Science and Technology Literacy (dgAlert)

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Science and Technology Literacy

“The discussion about scientific and technological literacy that has gone on for two decades has yielded important results, and has influenced educational systems in many countries. This blog posting, however, suggests that the benefits have not extended to the half of the world’s population who live on less than $2 dollars a day, who spend little time in schools, and who have few opportunities for continuing education. Yet their traditional and local knowledge systems need to be more fully informed by the natural and social sciences and modern technology. Poor people need often to replace harmful superstitious beliefs with more accurate and useful understanding of the natural world, society, and human-built technological systems which form their environment. Schools should do more to prepare children of the poor in poor countries for lifetime learning, including how to operate and maintain technology, how to design solutions to problems, and how to get good information. It is hoped that people will join into the discussion by adding comments to this blog posting. John Daly, Thoughts About K4D, March 20, 2007.

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Agriculture and Natural Resources in Laos (dgAlert)

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Governance Issues in Agriculture and Natural Resources in Laos

“This case study highlights a few key issues affecting the performance of the agriculture and natural resources sector in Laos. Major concerns include corruption and its consequences, deficiencies and inconsistencies in the legislative framework and its implementation to manage common property natural resources on a sustainable basis, inadequately supervised and largely unaccountable state-owned enterprises, and a number of policies that appear to be biased against the interests of the rural poor (including ethnic minorities).”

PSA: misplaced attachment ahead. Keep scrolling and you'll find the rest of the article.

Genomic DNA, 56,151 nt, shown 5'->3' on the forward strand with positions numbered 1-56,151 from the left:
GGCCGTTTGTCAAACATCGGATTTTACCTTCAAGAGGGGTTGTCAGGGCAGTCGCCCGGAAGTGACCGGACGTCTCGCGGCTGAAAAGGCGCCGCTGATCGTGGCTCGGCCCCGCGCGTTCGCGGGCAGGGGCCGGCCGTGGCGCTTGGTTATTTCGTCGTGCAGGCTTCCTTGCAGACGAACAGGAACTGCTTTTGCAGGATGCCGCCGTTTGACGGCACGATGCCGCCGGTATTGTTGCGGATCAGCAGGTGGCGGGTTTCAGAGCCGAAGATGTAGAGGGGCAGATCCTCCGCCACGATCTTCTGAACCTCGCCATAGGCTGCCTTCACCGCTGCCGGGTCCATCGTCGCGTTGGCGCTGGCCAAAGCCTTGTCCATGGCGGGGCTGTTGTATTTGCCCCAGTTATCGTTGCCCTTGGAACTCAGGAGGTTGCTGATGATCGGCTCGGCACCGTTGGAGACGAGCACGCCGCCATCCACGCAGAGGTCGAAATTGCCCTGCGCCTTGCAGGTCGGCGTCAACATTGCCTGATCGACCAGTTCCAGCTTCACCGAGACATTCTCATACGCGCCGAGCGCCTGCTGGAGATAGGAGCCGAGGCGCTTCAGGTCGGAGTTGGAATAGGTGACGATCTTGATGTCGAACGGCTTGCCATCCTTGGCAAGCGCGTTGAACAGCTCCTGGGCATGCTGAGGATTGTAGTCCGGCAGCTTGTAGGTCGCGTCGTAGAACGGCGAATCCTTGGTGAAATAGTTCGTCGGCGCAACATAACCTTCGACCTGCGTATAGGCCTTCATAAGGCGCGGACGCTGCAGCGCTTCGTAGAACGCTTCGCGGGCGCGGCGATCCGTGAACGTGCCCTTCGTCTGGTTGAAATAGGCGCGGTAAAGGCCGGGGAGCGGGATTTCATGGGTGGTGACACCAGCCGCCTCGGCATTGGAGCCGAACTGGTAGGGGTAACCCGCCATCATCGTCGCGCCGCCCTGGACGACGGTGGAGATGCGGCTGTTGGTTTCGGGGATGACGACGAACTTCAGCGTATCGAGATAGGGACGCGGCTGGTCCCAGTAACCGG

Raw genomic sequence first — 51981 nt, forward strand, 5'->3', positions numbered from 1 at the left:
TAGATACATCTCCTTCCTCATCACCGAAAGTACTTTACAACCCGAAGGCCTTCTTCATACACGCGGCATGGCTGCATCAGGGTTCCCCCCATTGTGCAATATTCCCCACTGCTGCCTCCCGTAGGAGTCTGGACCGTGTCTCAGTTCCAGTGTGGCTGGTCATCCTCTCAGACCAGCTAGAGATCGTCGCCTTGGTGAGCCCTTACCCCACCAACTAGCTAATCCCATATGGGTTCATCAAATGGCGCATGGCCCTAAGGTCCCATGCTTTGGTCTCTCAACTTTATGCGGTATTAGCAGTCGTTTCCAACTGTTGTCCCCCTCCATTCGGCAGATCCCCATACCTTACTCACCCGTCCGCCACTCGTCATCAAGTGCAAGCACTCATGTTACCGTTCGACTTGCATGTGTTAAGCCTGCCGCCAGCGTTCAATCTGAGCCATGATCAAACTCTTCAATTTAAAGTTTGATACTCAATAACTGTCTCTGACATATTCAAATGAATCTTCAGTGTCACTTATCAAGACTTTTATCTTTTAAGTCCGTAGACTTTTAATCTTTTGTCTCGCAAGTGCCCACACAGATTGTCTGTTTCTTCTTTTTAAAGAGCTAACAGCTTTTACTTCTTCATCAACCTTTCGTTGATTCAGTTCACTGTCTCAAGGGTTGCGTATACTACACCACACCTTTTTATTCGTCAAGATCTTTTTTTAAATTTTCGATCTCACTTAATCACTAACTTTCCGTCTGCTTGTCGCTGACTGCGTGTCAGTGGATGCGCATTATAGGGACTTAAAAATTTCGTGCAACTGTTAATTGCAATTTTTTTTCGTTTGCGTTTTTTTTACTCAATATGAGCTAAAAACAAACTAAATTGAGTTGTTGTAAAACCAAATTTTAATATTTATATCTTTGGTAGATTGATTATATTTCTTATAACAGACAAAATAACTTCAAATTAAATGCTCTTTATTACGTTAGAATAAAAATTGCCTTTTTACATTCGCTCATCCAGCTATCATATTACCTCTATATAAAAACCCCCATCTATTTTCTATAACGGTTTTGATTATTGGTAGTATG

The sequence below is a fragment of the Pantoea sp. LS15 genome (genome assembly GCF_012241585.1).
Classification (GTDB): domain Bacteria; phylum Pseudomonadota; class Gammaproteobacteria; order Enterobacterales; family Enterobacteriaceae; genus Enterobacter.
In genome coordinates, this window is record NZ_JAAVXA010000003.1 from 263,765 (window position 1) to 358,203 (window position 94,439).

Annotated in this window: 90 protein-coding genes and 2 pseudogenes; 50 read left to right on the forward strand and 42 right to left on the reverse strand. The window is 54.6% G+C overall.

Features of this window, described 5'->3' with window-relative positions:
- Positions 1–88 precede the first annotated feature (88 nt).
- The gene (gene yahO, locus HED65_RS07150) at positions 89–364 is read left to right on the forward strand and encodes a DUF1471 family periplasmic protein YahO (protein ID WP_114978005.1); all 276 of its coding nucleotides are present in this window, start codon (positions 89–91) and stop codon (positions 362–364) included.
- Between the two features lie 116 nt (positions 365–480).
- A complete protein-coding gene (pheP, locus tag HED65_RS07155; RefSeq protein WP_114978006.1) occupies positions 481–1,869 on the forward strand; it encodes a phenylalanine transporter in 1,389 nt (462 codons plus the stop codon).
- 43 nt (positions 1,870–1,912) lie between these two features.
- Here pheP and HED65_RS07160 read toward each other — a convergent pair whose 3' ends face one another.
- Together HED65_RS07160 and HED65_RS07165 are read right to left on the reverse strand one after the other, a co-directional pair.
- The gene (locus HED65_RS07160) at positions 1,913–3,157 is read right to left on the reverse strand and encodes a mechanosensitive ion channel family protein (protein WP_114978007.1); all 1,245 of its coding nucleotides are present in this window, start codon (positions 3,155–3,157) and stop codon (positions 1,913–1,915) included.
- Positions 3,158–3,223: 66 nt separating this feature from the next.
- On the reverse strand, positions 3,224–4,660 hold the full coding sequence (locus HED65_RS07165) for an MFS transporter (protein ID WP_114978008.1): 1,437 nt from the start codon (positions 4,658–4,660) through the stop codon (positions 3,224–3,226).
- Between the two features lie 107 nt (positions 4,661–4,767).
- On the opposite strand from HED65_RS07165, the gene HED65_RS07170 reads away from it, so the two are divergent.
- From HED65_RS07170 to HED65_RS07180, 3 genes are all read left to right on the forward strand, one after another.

African Center for Technology Studies (ACTS)

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African Center for Technology Studies

“ACTS is a Nairobi-based international intergovernmental science, technology and environmental policy think-tank that generates and disseminates new knowledge through policy analysis, capacity building and outreach.
The Centre strives to rationalize scientific and technological information to enable African countries make effective policy choices for improved living standards. ACTS works with partners and networks including academic and research institutions, national governments, UN bodies, regional and international processes and NGOs. ACTS’ research and capacity building activities are organised in five programmatic areas: Biodiversity and Environmental Governance; Energy and Water Security; Agriculture and Food Security; Cross-Cutting Issues; and Science and Technology Literacy. Its members include the the Governments of Kenya, Malawi, Malta, Uganda and Ghana, as well as the World Agroforestry Centre (ICRAF) and the Third World Academy of Sciences (TWAS).

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Threats for top rivers (dgAlert)

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Going nowhere fast: Top rivers face mounting threats

20 Mar 2007
Gland, Switzerland – Rivers on every continent are drying out, threatening severe water shortages, according to a new WWF report.

“The report, World’s Top Rivers at Risk, released ahead of World Water Day (22 March), lists the top ten rivers that are fast dying as a result of climate change, pollution and dams.

“All the rivers in the report symbolize the current freshwater crisis, which we have been signalling for years,” says WWF Global Freshwater Programme Director Jamie Pittock.

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Rural development in Morocco (dgAlert)

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Survival, Change and Decision-Making in Rural Households: Three Village Case Studies from Eastern Morocco

“Elhouafi and Taghilast are poor communities where rainfed cereal production and extensive livestock-rearing are practised in increasingly degraded natural environments. In spite of the many similarities between the two villages, the case studies reveal a number of important differences in terms of (i) survival strategies, (ii) perceptions and priorities, (iii) environmental circumstances, (iv) community organization and (v) the role of women in the household economy and in decision-making. The situation in Oulad Lfqir is, in turn, different from that of other, similar villages with irrigation-based economies, owing to a single critical variable: river pollution.